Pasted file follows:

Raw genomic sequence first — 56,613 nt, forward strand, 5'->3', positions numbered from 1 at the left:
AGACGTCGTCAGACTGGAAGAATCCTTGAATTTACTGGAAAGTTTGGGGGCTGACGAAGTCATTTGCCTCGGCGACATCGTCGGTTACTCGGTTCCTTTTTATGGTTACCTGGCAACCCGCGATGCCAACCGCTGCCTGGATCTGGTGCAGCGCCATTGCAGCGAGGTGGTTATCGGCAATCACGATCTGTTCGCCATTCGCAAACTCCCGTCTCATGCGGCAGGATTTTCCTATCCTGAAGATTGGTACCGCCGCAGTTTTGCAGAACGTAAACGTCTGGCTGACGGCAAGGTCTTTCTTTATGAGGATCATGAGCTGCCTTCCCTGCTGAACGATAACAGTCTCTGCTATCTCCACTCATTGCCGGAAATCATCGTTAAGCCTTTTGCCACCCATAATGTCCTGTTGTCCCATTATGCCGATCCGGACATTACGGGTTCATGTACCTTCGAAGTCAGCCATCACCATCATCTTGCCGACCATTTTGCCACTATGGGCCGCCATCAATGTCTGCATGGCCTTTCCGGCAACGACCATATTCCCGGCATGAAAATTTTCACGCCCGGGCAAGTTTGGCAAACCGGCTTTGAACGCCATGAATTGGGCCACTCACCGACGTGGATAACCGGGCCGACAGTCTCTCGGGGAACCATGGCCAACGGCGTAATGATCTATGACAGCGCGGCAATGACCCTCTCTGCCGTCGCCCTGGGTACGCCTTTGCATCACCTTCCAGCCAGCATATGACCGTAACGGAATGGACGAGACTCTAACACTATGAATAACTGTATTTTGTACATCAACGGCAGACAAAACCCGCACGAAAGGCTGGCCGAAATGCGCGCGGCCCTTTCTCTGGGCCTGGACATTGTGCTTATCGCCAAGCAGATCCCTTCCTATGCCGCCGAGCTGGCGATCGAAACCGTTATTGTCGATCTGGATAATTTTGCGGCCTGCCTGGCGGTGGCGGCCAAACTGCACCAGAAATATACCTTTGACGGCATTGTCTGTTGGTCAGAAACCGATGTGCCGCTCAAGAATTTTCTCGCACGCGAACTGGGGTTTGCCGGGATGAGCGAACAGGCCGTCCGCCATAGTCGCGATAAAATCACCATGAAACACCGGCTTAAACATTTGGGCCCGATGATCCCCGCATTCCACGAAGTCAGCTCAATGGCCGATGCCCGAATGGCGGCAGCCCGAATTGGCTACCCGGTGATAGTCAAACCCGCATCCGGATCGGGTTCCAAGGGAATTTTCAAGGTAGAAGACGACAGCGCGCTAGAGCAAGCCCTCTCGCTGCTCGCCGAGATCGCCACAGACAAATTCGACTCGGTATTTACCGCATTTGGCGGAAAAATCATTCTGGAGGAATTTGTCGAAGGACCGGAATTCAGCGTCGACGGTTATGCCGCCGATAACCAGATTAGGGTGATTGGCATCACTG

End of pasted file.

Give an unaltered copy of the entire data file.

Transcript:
Raw genomic sequence first — 56,613 nt, forward strand, 5'->3', positions numbered from 1 at the left:
AGACGTCGTCAGACTGGAAGAATCCTTGAATTTACTGGAAAGTTTGGGGGCTGACGAAGTCATTTGCCTCGGCGACATCGTCGGTTACTCGGTTCCTTTTTATGGTTACCTGGCAACCCGCGATGCCAACCGCTGCCTGGATCTGGTGCAGCGCCATTGCAGCGAGGTGGTTATCGGCAATCACGATCTGTTCGCCATTCGCAAACTCCCGTCTCATGCGGCAGGATTTTCCTATCCTGAAGATTGGTACCGCCGCAGTTTTGCAGAACGTAAACGTCTGGCTGACGGCAAGGTCTTTCTTTATGAGGATCATGAGCTGCCTTCCCTGCTGAACGATAACAGTCTCTGCTATCTCCACTCATTGCCGGAAATCATCGTTAAGCCTTTTGCCACCCATAATGTCCTGTTGTCCCATTATGCCGATCCGGACATTACGGGTTCATGTACCTTCGAAGTCAGCCATCACCATCATCTTGCCGACCATTTTGCCACTATGGGCCGCCATCAATGTCTGCATGGCCTTTCCGGCAACGACCATATTCCCGGCATGAAAATTTTCACGCCCGGGCAAGTTTGGCAAACCGGCTTTGAACGCCATGAATTGGGCCACTCACCGACGTGGATAACCGGGCCGACAGTCTCTCGGGGAACCATGGCCAACGGCGTAATGATCTATGACAGCGCGGCAATGACCCTCTCTGCCGTCGCCCTGGGTACGCCTTTGCATCACCTTCCAGCCAGCATATGACCGTAACGGAATGGACGAGACTCTAACACTATGAATAACTGTATTTTGTACATCAACGGCAGACAAAACCCGCACGAAAGGCTGGCCGAAATGCGCGCGGCCCTTTCTCTGGGCCTGGACATTGTGCTTATCGCCAAGCAGATCCCTTCCTATGCCGCCGAGCTGGCGATCGAAACCGTTATTGTCGATCTGGATAATTTTGCGGCCTGCCTGGCGGTGGCGGCCAAACTGCACCAGAAATATACCTTTGACGGCATTGTCTGTTGGTCAGAAACCGATGTGCCGCTCAAGAATTTTCTCGCACGCGAACTGGGGTTTGCCGGGATGAGCGAACAGGCCGTCCGCCATAGTCGCGATAAAATCACCATGAAACACCGGCTTAAACATTTGGGCCCGATGATCCCCGCATTCCACGAAGTCAGCTCAATGGCCGATGCCCGAATGGCGGCAGCCCGAATTGGCTACCCGGTGATAGTCAAACCCGCATCCGGATCGGGTTCCAAGGGAATTTTCAAGGTAGAAGACGACAGCGCGCTAGAGCAAGCCCTCTCGCTGCTCGCCGAGATCGCCACAGACAAATTCGACTCGGTATTTACCGCATTTGGCGGAAAAATCATTCTGGAGGAATTTGTCGAAGGACCGGAATTCAGCGTCGACGGTTATGCCGCCGATAACCAGATTAGGGTGATTGGCATCACTG